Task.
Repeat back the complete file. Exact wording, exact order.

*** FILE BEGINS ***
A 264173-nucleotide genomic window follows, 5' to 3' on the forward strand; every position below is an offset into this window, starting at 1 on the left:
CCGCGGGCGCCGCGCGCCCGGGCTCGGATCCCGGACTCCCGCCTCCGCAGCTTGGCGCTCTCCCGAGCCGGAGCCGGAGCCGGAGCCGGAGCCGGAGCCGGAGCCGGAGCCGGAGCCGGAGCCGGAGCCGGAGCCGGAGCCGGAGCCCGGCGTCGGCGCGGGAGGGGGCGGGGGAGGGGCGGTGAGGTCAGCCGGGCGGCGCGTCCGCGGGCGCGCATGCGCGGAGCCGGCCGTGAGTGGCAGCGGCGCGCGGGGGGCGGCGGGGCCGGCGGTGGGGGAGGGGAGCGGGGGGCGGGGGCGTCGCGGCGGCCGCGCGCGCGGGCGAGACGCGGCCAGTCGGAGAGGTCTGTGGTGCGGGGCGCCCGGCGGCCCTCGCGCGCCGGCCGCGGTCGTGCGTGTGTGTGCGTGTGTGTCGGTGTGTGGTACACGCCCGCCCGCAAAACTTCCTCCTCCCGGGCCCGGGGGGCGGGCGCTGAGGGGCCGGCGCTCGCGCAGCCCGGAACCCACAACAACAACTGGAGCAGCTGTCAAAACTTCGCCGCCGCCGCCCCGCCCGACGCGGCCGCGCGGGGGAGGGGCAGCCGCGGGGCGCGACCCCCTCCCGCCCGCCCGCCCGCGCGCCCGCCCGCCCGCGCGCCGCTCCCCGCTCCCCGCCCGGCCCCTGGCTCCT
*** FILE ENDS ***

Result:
A 264173-nucleotide genomic window follows, 5' to 3' on the forward strand; every position below is an offset into this window, starting at 1 on the left:
CCGCGGGCGCCGCGCGCCCGGGCTCGGATCCCGGACTCCCGCCTCCGCAGCTTGGCGCTCTCCCGAGCCGGAGCCGGAGCCGGAGCCGGAGCCGGAGCCGGAGCCGGAGCCGGAGCCGGAGCCGGAGCCGGAGCCGGAGCCGGAGCCCGGCGTCGGCGCGGGAGGGGGCGGGGGAGGGGCGGTGAGGTCAGCCGGGCGGCGCGTCCGCGGGCGCGCATGCGCGGAGCCGGCCGTGAGTGGCAGCGGCGCGCGGGGGGCGGCGGGGCCGGCGGTGGGGGAGGGGAGCGGGGGGCGGGGGCGTCGCGGCGGCCGCGCGCGCGGGCGAGACGCGGCCAGTCGGAGAGGTCTGTGGTGCGGGGCGCCCGGCGGCCCTCGCGCGCCGGCCGCGGTCGTGCGTGTGTGTGCGTGTGTGTCGGTGTGTGGTACACGCCCGCCCGCAAAACTTCCTCCTCCCGGGCCCGGGGGGCGGGCGCTGAGGGGCCGGCGCTCGCGCAGCCCGGAACCCACAACAACAACTGGAGCAGCTGTCAAAACTTCGCCGCCGCCGCCCCGCCCGACGCGGCCGCGCGGGGGAGGGGCAGCCGCGGGGCGCGACCCCCTCCCGCCCGCCCGCCCGCGCGCCCGCCCGCCCGCGCGCCGCTCCCCGCTCCCCGCCCGGCCCCTGGCTCCT